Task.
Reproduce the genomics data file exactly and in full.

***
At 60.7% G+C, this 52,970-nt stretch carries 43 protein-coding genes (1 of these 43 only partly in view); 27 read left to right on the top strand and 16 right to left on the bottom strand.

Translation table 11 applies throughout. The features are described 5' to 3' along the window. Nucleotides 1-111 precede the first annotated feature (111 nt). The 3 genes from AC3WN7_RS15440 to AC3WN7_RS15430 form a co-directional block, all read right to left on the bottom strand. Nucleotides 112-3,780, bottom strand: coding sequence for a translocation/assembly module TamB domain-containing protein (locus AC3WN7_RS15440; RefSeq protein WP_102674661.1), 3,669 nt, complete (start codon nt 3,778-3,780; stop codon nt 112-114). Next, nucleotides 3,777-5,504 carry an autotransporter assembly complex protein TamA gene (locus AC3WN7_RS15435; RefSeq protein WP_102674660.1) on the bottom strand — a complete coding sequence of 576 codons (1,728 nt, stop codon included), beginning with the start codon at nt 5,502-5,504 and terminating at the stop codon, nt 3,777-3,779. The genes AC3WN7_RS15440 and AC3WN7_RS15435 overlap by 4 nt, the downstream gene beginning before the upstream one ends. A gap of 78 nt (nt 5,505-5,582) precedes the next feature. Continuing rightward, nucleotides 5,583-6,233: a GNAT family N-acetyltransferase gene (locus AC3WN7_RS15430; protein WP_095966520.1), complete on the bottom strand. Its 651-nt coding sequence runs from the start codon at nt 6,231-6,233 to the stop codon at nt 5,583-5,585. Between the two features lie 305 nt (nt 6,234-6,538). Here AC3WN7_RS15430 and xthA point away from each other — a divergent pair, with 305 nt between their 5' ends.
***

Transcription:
At 60.7% G+C, this 52,970-nt stretch carries 43 protein-coding genes (1 of these 43 only partly in view); 27 read left to right on the top strand and 16 right to left on the bottom strand.

Translation table 11 applies throughout. The features are described 5' to 3' along the window. Nucleotides 1-111 precede the first annotated feature (111 nt). The 3 genes from AC3WN7_RS15440 to AC3WN7_RS15430 form a co-directional block, all read right to left on the bottom strand. Nucleotides 112-3,780, bottom strand: coding sequence for a translocation/assembly module TamB domain-containing protein (locus AC3WN7_RS15440; RefSeq protein WP_102674661.1), 3,669 nt, complete (start codon nt 3,778-3,780; stop codon nt 112-114). Next, nucleotides 3,777-5,504 carry an autotransporter assembly complex protein TamA gene (locus AC3WN7_RS15435; RefSeq protein WP_102674660.1) on the bottom strand — a complete coding sequence of 576 codons (1,728 nt, stop codon included), beginning with the start codon at nt 5,502-5,504 and terminating at the stop codon, nt 3,777-3,779. The genes AC3WN7_RS15440 and AC3WN7_RS15435 overlap by 4 nt, the downstream gene beginning before the upstream one ends. A gap of 78 nt (nt 5,505-5,582) precedes the next feature. Continuing rightward, nucleotides 5,583-6,233: a GNAT family N-acetyltransferase gene (locus AC3WN7_RS15430; protein WP_095966520.1), complete on the bottom strand. Its 651-nt coding sequence runs from the start codon at nt 6,231-6,233 to the stop codon at nt 5,583-5,585. Between the two features lie 305 nt (nt 6,234-6,538). Here AC3WN7_RS15430 and xthA point away from each other — a divergent pair, with 305 nt between their 5' ends.